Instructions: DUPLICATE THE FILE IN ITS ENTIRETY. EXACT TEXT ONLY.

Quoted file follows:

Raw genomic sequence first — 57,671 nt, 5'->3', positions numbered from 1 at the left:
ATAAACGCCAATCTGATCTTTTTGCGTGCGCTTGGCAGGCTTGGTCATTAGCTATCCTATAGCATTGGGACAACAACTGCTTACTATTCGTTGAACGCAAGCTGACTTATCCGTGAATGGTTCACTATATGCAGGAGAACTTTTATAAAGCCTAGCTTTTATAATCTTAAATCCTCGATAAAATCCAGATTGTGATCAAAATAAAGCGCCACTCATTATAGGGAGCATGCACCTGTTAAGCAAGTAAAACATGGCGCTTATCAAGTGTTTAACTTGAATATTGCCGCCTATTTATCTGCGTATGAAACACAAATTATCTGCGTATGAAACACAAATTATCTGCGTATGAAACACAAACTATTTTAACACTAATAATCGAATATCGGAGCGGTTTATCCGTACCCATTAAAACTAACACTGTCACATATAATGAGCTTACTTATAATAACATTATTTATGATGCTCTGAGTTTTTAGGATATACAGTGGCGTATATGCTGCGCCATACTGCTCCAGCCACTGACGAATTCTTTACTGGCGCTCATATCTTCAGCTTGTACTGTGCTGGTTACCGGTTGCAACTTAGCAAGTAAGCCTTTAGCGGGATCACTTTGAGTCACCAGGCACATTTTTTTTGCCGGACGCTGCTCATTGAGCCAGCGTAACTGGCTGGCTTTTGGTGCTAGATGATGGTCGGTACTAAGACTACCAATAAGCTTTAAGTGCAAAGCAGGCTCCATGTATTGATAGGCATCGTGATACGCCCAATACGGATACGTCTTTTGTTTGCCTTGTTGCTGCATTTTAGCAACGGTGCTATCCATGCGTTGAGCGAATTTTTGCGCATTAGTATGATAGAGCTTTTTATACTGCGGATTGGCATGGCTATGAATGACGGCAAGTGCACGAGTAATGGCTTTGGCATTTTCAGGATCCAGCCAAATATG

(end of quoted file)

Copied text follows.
Raw genomic sequence first — 57,671 nt, 5'->3', positions numbered from 1 at the left:
ATAAACGCCAATCTGATCTTTTTGCGTGCGCTTGGCAGGCTTGGTCATTAGCTATCCTATAGCATTGGGACAACAACTGCTTACTATTCGTTGAACGCAAGCTGACTTATCCGTGAATGGTTCACTATATGCAGGAGAACTTTTATAAAGCCTAGCTTTTATAATCTTAAATCCTCGATAAAATCCAGATTGTGATCAAAATAAAGCGCCACTCATTATAGGGAGCATGCACCTGTTAAGCAAGTAAAACATGGCGCTTATCAAGTGTTTAACTTGAATATTGCCGCCTATTTATCTGCGTATGAAACACAAATTATCTGCGTATGAAACACAAATTATCTGCGTATGAAACACAAACTATTTTAACACTAATAATCGAATATCGGAGCGGTTTATCCGTACCCATTAAAACTAACACTGTCACATATAATGAGCTTACTTATAATAACATTATTTATGATGCTCTGAGTTTTTAGGATATACAGTGGCGTATATGCTGCGCCATACTGCTCCAGCCACTGACGAATTCTTTACTGGCGCTCATATCTTCAGCTTGTACTGTGCTGGTTACCGGTTGCAACTTAGCAAGTAAGCCTTTAGCGGGATCACTTTGAGTCACCAGGCACATTTTTTTTGCCGGACGCTGCTCATTGAGCCAGCGTAACTGGCTGGCTTTTGGTGCTAGATGATGGTCGGTACTAAGACTACCAATAAGCTTTAAGTGCAAAGCAGGCTCCATGTATTGATAGGCATCGTGATACGCCCAATACGGATACGTCTTTTGTTTGCCTTGTTGCTGCATTTTAGCAACGGTGCTATCCATGCGTTGAGCGAATTTTTGCGCATTAGTATGATAGAGCTTTTTATACTGCGGATTGGCATGGCTATGAATGACGGCAAGTGCACGAGTAATGGCTTTGGCATTTTCAGGATCCAGCCAAATATG